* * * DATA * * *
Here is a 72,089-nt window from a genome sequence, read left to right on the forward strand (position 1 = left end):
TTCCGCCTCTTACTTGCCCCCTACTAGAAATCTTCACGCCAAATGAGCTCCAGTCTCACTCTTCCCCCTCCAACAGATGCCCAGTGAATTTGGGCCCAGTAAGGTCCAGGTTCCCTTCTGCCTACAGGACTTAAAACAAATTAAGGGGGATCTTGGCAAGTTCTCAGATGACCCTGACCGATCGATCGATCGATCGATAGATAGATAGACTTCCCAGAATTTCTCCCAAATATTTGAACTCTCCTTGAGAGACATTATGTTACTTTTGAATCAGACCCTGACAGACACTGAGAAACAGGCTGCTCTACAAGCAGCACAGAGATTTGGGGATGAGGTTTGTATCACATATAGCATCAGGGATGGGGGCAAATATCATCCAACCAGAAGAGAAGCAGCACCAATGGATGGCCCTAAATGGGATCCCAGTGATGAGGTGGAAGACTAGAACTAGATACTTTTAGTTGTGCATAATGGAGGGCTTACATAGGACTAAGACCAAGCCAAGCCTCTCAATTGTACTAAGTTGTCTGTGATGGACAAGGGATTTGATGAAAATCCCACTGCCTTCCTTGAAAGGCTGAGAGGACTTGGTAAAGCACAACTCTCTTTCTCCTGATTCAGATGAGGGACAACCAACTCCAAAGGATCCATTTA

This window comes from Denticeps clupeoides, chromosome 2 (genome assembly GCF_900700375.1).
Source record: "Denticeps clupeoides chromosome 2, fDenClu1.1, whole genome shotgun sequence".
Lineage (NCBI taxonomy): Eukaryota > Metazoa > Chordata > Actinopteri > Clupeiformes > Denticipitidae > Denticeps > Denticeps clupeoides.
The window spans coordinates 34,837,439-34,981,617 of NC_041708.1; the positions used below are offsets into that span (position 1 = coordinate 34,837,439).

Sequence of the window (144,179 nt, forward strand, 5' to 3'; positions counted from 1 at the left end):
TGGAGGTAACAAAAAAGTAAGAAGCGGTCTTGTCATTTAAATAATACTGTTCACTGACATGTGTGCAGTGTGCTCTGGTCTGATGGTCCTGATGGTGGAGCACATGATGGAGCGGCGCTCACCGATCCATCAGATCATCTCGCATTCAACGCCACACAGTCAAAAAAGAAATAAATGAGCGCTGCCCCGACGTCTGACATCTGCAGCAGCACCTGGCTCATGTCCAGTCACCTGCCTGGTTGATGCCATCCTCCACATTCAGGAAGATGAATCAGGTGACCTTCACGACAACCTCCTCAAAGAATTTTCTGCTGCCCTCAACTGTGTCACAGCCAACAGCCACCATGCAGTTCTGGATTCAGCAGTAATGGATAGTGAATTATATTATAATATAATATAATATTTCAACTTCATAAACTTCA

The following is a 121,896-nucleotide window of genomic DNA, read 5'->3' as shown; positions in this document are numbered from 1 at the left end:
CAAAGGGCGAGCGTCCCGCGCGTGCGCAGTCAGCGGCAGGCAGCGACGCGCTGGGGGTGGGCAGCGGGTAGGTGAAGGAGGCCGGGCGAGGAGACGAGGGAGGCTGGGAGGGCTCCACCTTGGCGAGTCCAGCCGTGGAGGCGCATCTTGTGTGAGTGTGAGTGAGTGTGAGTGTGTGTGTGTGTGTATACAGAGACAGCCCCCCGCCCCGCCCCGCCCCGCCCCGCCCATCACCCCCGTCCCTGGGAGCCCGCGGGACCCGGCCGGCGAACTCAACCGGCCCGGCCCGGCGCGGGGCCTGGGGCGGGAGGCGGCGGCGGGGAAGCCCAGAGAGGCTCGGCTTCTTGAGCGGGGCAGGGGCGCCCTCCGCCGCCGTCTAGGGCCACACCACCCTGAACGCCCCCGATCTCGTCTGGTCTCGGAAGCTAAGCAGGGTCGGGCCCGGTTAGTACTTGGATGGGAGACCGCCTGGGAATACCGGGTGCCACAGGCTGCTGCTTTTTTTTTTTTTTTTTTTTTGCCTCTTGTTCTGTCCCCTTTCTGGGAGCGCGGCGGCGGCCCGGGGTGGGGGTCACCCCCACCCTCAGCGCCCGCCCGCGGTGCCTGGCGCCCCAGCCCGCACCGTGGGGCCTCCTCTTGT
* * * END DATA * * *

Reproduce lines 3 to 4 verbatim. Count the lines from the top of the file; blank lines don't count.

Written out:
This window comes from Denticeps clupeoides, chromosome 2 (genome assembly GCF_900700375.1).
Source record: "Denticeps clupeoides chromosome 2, fDenClu1.1, whole genome shotgun sequence".